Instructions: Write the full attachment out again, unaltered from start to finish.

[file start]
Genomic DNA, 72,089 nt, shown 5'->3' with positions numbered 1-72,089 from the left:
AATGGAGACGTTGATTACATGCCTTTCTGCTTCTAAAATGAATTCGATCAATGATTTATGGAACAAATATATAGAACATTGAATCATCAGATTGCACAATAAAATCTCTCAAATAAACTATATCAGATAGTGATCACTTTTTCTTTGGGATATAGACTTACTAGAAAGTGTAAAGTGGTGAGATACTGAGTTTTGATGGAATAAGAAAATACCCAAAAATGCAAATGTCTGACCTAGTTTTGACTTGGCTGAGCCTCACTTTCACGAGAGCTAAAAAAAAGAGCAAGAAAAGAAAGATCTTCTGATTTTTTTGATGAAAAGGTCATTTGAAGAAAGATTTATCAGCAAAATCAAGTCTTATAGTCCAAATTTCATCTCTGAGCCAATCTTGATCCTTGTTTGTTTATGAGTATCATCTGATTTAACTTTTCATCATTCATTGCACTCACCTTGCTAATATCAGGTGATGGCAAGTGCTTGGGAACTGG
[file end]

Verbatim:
Genomic DNA, 72,089 nt, shown 5'->3' with positions numbered 1-72,089 from the left:
AATGGAGACGTTGATTACATGCCTTTCTGCTTCTAAAATGAATTCGATCAATGATTTATGGAACAAATATATAGAACATTGAATCATCAGATTGCACAATAAAATCTCTCAAATAAACTATATCAGATAGTGATCACTTTTTCTTTGGGATATAGACTTACTAGAAAGTGTAAAGTGGTGAGATACTGAGTTTTGATGGAATAAGAAAATACCCAAAAATGCAAATGTCTGACCTAGTTTTGACTTGGCTGAGCCTCACTTTCACGAGAGCTAAAAAAAAGAGCAAGAAAAGAAAGATCTTCTGATTTTTTTGATGAAAAGGTCATTTGAAGAAAGATTTATCAGCAAAATCAAGTCTTATAGTCCAAATTTCATCTCTGAGCCAATCTTGATCCTTGTTTGTTTATGAGTATCATCTGATTTAACTTTTCATCATTCATTGCACTCACCTTGCTAATATCAGGTGATGGCAAGTGCTTGGGAACTGG